Being a Pantera fan, Official Truth, 101 Proof was a book I was certain many of us metalheads were eager to read. To me, their songs are filled with so much power and energy with such precise raw aggression they are easily one of my all-time favorite heavy metal bands. Having been fortunate enough to have seen them live back in 1992 (more on that a little later), this was a book I certainly could not wait to get my hands on.
Official Truth, 101 Proof is the chronicle of Rex Brown’s life, his childhood and upbringing, his joining and rise to fame with Pantera as their bassist and what ultimately led to the demise of one of the most influential bands in metal and music history. You hear about how their timeless music was made and the journey these four metalheads took who came together to create some of the most powerful and longstanding metal music ever recorded in my opinion. You hear of the wild drug and alcohol fueled frenzies that fans had always heard about which earned Pantera their party animal fame. In a fluid and easy to follow manner Rex bears it all, including his interactions with his family, the band’s management and his bandmates and is very open about the tensions they all faced that arise with fame and fortune as the band ultimately took their place at the top of the metal world. Rex explains in detail how four musicians that were once closer than most families grew apart because of their personality and musical differences and you hear how those same partying ways they were known for tore this band apart.
One thing to keep in mind when reading this book is that everything is from Rex’s point of view. While he is humble in his criticisms of anyone mentioned, he doesn’t point fingers or cast blame, he does make the point clear in the beginning that this is the story the way he remembers it, and his feelings associated with any and everyone who was closely associated with the band or in his life. You’ll hear about when Rex’s bandmates blamed each other for the demise of Pantera he refused to choose sides – instead focusing on letting his music express his pain and frustration. I very much enjoyed the read and the visuals of my own memories associated with Pantera that came to mind as I got further along in the book.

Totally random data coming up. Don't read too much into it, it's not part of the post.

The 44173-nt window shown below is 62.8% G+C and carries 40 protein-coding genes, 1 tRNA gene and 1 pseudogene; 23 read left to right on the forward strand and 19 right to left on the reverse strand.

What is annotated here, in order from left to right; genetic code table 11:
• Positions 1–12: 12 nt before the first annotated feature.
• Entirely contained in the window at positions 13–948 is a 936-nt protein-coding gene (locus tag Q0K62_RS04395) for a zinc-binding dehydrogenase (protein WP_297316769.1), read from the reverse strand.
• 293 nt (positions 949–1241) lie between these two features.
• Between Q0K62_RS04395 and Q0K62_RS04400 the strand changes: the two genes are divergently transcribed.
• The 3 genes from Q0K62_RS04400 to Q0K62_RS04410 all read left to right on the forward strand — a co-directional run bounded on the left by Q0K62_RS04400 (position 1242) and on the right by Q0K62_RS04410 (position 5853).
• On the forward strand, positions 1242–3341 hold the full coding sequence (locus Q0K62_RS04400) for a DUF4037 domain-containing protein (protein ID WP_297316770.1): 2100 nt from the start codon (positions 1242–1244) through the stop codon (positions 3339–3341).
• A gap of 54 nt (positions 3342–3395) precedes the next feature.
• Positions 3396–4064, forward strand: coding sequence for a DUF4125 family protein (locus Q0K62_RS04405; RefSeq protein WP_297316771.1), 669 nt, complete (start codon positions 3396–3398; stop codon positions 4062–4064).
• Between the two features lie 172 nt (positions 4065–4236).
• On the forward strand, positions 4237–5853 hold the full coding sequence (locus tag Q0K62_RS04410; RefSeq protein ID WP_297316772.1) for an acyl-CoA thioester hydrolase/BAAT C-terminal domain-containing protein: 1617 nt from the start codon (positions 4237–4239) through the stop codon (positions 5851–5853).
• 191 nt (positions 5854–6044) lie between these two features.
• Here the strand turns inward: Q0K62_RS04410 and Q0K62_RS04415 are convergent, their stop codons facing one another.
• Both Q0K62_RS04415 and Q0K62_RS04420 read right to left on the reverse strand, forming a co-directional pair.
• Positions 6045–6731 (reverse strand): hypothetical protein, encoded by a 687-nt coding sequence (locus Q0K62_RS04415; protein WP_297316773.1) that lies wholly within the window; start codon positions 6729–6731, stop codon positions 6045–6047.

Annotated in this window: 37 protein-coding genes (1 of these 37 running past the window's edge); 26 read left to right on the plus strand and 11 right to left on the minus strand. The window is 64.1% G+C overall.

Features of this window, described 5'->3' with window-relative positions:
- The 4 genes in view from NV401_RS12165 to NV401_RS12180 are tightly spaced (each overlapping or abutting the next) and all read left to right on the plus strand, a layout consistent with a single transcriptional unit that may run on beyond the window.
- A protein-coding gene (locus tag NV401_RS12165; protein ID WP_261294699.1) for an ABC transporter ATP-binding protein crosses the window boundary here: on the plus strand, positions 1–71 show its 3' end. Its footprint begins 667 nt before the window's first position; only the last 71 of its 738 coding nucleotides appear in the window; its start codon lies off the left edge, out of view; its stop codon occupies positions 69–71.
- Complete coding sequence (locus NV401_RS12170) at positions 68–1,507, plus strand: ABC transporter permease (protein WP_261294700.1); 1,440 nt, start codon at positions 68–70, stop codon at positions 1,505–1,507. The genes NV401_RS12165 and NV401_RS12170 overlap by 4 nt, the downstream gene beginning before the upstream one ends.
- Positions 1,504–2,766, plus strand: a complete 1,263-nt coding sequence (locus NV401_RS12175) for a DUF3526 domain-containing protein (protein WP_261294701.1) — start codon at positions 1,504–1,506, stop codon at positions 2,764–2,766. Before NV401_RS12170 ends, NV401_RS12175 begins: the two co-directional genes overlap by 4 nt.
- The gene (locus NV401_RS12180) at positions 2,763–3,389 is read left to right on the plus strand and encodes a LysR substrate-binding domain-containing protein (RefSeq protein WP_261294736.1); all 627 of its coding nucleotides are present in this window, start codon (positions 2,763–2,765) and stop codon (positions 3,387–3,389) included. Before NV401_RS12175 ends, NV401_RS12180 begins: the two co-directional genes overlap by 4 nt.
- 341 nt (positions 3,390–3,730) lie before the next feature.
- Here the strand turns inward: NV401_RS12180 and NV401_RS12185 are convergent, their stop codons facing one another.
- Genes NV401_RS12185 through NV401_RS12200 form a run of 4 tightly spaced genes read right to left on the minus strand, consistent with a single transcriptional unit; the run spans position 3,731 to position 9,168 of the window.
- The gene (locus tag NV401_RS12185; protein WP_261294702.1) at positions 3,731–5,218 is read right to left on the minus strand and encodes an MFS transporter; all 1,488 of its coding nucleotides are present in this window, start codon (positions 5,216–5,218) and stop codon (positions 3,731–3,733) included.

A funny story that goes back to the one time I did see Pantera live. A friend went with us who hadn’t been to many concerts. Once Pantera came on and that pit started, my friend was in fear for his life and got out of there as soon as possible and stayed by the fire exit the rest of the show he said. As a metal concert veteran and having been in many pits back in my younger days, to this day, that was the most brutal pit I have ever been in. I remember emerging after the show with my shirt torn to shreds and absolutely drenched in sweat, not all of it mine. My friend vowed that night to never go to another show with us after that – we are still friends and in touch and the running joke is I invite him to a show and he declines saying he already has a previously scheduled appointment that date even if it is six months away.
Fans of Pantera who are interested in the origins, the wild parties while the band rose to fame and the collapse of this legendary band will certainly enjoy this book. \m/